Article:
This platform brings together all those involved in the collection schemes to achieve 90% collection of recyclable glass by 2030. Close the Glass Loop action plans are being developed at EU level and in several countries.
Company decarbonisation strategies
While these flagship sector decarbonisation initiatives are hugely significant, FEVE members are also testing out other strategies at company level.
A revolutionary project undertaken by glass container manufacturer, Encirc (a Vidrala company), and industry research and technology organisation, Glass Futures, is testing whether new bottles are able to be made from 100% recycled glass, using only the energy from burning ultra-low-carbon biofuels.
German glass makers are working with BV Glas to investigate hydrogen as a potential fuel source for melting glass and to see what extent it could work off the natural gas infrastructures already in place.
According to BV Glas, hydrogen is one of the most promising candidates in the switch from fossil fuels to renewable energy sources. It has been assessing the potential of hydrogen for a long time within the framework of its decarbonisation strategy.
“Every climate-neutral production project is an important step towards new approaches in glass manufacturing that will help us achieve the long-term aim of net-zero industrial emissions” says Dr Johann Overath BV Glas Director General.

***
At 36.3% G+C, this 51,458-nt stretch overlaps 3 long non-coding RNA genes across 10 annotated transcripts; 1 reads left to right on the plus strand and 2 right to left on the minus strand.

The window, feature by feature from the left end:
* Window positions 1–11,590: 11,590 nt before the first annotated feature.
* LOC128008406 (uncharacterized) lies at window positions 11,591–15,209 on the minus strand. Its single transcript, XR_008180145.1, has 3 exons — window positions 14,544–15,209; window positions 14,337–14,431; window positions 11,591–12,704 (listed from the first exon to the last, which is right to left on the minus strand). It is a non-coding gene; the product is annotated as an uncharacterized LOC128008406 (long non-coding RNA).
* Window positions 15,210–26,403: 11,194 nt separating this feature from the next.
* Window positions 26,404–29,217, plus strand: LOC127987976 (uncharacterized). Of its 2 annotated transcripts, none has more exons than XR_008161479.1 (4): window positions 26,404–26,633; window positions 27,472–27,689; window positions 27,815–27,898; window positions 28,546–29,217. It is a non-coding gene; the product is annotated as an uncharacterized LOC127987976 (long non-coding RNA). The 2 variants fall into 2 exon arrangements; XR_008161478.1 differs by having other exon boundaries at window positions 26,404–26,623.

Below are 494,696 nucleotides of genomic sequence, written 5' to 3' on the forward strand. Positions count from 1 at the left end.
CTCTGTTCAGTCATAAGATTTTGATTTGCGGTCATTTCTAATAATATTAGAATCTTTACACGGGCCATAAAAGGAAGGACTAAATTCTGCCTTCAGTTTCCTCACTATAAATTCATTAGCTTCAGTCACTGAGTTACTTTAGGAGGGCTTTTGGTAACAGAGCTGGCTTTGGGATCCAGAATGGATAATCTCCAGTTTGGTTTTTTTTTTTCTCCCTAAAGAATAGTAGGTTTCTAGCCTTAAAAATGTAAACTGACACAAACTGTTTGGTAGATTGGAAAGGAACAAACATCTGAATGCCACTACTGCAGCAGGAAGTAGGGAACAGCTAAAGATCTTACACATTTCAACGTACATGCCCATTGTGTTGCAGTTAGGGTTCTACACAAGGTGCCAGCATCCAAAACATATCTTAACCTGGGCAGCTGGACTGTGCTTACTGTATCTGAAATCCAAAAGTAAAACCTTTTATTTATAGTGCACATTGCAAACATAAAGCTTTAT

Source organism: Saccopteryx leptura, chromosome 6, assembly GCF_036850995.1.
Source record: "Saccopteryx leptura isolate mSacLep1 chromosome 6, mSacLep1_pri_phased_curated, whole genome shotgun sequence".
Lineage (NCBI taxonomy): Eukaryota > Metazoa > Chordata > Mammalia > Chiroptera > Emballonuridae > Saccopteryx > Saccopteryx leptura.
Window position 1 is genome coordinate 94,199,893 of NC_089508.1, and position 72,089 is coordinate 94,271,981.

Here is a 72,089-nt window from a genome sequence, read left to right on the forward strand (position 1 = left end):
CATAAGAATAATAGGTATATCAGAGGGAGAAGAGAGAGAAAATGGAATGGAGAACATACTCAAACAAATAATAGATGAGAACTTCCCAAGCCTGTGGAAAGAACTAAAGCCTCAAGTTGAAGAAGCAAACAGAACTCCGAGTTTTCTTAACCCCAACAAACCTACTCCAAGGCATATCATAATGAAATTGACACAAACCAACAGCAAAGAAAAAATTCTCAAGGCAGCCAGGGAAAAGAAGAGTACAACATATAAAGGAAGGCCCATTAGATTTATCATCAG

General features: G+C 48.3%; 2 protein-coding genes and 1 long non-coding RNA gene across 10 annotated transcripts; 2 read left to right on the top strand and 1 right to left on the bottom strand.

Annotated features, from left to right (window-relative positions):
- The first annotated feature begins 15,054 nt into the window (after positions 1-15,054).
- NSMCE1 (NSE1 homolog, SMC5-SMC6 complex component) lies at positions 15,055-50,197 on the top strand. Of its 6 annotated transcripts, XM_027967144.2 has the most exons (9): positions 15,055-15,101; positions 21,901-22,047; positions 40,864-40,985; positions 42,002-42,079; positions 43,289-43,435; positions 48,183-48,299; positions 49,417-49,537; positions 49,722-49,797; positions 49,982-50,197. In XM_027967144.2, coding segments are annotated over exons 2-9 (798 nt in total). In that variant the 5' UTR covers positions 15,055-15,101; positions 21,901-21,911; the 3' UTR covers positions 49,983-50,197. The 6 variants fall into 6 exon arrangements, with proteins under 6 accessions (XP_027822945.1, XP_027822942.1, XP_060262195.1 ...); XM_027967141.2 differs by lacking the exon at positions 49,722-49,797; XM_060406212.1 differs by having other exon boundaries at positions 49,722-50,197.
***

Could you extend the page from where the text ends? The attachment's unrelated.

If all energy-dependent processes were switched over to hydrogen, the glass industry could theoretically reduce its carbon footprint in Germany by approximately 3.3 million tonnes per year.
The European glass industry is investing significantly every year in the decarbonisation of its manufacturing processes (e.g. R&D in hydrogen-firing, energy efficiency measures, use of biomass etc.) and will continue investing to manufacture glass products fit for a resource-efficient, low-carbon European society.
Every year, on average, the industry invests €610 million for plant upgrades, better energy efficiency and reduced CO2 emissions. This is a significant 10% of production costs each year.
In the near term, the container glass industry is potentially one of the energy intensive industries to have a clear pathway to decarbonisation through direct electrification, but requires breakthrough technology in the Furnace for the Future project.
The Commission intends to evaluate the proposals and award the grants in October/November 2021.
If F4F is successful, the commercial scale demonstration plant will be built by Ardagh Group in Germany in 2022 with the first low carbon commercial bottles being produced in 2023.
A Special Project Vehicle will be incorporated for this project where industry shareholders will co-finance this demonstration project in addition to the EU grant.
Against this industry investment, all the learnings and know-how of running this furnace will be shared among the SPV partners so that this technology can be rolled out and scalable throughout the sector.
There are risks with any new technology and it is not certain that it will succeed. If it does, then this will be one of the most significant breakthrough technologies for glass and represents an iconic moment in the long history and tradition of glass making in Europe.
The 19 independent companies and FEVE operating in partnership to create, fund and demonstrate a technology to prove the concept are: See table 2 below.